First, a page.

• They stop and start randomly - You might have a few and then they stop. They may come back even stronger but then they stop again. These are not normal contractions.
  • They don't get worse - If relaxing, breathing, walking, sitting, changing positions, or a warm bath gets them to ease up, they're BH. As long as they aren't getting rhythmically closer together and stronger, you have nothing to worry about.

Real Labor Contractions

  • They get on a schedule - You begin to have one every hour, 30 minutes, or few minutes on the dot. They've become a routine now.
  • They're getting more painful - If it's really starting to hurt, try some techniques to see if they will stop. If they don't stop, they're real.
  • They don't stop after techniques - You've tried walking, relaxing, or taking a warm bath. You've tried resting, too. Nothing is easing the pain and/or the frequency of them.

When do I call my healthcare provider?

If you're over 37 weeks and your contractions are becoming more painful and they won't ease up, you can give them a call. If you're under 37 weeks, still give them a call and find out what they want you to do because you could be in pre-term labor.

  • The contractions are about 5 minutes apart and last up to 60 seconds for each contraction for an hour.
  • Or - you're having more than 4 contractions an hour even if you think they're just Braxton Hicks contractions.
  • Your water has broken.
  • The pressure down below is so severe that you feel like the baby is about to come out (along with other symptoms)
  • You all of a sudden have extreme back pain (along with other symptoms)
  • Increase in discharge (along with other symptoms)
  • Or when you're holding a newborn.

I think I might be in pre-term labor!

Don't panic. You will definitely need to call your healthcare provider at this point and get direct advice on what you need to do. They know your health history and can tell you exactly how to prevent yourself from having a premature child.

This could be you very soon putting a breathing relaxation technique to good use!
This could be you very soon putting a breathing relaxation technique to good use!

Relaxation Techniques for Labor

Wanting to go au naturale? Or maybe you're going into labor and trying to wait it out before you head to the hospital? No problem! These tips will help you relax!

  • Massage - Having your partner massage a body part (your back, legs, head, etc.) will help take your mind off of the other pain.
  • Focal point - Find a spot in the room and focus on it. Think about it's color, the shape, what it will do if you throw it against the wall. Ya know, focus focus focus on anything BUT the pain.
  • Talking - If you have the patience, talking will help. During a contraction, have your partner or someone close to you tell you a funny memory between the two of you. Listening to someone's easy words will sometimes help with easing the pain and tension.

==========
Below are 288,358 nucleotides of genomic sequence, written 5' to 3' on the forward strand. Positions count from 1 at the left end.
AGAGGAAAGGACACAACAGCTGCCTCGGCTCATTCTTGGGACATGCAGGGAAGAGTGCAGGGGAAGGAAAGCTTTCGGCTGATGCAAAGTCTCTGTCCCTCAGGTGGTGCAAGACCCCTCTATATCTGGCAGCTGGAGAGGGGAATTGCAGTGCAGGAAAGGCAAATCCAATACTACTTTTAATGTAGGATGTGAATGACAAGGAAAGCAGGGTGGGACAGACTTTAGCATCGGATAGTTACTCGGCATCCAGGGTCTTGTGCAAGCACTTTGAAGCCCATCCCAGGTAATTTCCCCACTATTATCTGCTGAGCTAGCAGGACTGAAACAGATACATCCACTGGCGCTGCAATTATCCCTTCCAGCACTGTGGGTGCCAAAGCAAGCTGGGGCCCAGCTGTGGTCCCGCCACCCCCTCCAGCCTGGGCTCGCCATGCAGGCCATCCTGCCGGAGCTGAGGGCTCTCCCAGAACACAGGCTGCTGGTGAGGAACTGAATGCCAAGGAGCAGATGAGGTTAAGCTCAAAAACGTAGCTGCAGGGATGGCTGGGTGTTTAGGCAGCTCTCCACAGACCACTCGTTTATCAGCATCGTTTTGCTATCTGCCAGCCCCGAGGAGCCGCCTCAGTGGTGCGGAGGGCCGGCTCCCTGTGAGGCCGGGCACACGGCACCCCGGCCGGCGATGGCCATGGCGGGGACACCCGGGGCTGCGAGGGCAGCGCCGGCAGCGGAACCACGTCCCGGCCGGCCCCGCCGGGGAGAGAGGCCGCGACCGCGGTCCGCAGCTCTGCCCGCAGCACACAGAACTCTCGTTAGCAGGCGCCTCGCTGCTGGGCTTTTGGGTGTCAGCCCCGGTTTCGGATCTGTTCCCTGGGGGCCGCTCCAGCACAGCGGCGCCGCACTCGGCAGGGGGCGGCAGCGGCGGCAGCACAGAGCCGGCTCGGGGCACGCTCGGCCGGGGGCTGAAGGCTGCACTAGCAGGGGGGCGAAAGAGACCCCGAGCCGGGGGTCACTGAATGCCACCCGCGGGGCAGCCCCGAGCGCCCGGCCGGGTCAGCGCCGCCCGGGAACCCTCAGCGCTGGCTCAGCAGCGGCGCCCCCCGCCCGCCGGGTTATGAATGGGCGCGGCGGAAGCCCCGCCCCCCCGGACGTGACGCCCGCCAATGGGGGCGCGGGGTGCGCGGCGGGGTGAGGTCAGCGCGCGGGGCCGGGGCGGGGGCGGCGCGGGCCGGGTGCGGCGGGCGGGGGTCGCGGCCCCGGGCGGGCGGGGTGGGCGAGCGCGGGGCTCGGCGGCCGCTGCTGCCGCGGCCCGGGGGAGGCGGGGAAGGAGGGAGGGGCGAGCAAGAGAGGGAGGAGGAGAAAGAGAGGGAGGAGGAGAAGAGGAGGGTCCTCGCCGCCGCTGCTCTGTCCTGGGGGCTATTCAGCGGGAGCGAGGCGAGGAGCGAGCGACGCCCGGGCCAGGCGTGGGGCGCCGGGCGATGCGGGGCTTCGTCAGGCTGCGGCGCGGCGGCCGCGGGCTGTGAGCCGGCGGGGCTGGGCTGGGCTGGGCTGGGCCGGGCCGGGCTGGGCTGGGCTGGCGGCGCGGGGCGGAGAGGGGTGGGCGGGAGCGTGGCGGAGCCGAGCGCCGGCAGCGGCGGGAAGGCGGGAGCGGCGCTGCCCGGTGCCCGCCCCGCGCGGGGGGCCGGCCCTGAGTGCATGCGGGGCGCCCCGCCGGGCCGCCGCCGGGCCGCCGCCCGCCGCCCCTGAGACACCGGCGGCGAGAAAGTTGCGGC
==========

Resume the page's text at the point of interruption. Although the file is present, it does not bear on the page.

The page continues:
• Breathe - Inhale deeply, exhale deeply. While inhaling, imagine all the pain in your body being pulled into your lungs and as you exhale, you're blowing all of the pain out.
  • Ice - Getting a mouth full of ice will help you to focus on chewing and avoiding a brain freeze!
  • Music - You can try listening to soothing music. It will surely help to calm you. If you'd rather just focus more on the music, you can try something uplifting. Sing a little or headbang to some Metallica. Entirely up to you and your taste!
  • A warm bath - Bubbles, to boot. The calming smells and warmness will surely help to ease the pain. You can also let the drain open and continue running warm water over your toes to give you something to pay attention to.
  • Humming - This makes for a great and easy relaxation technique sometimes. Purse your lips together and hum during contractions. It will feel as though you're releasing tension by being able to be vocal and if you focus on the sounds you're making, it makes it an awesome way to take your mind off of what's happening.

One last thing...

Always call your healthcare provider if you have any questions. They're the ones that know your health the best so they'll be able to make the best educated decision for you.

And congratulations!!

© 2014 Ash Ryan

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    • Ashley Ryan P profile image
      Author

      Ash Ryan 3 years ago from Red Dirt Country

      Thank you very much for your feedback Yograj Yog!

    • yograj yog profile image

      Yogesh Oza 3 years ago from Ahmedabad, Gujarat, INDIA.

      This is so useful article that every one-irrespective of being a lady or a gent-should read it's entire content carefully & inform others. Thanks Ashley Ryan.

    • Ashley Ryan P profile image
      Author

      Ash Ryan 3 years ago from Red Dirt Country

      @Melinda Longoria, Thank you so much!

    • Melinda Longoria profile image

      Melinda Longoria, MSM 3 years ago from Garland, Texas

      This is such an informative hub on labor and birth! I am voting up and sharing on my Maternity Clothes Online facebook fan page which has over 940 followers. ;-) Great job!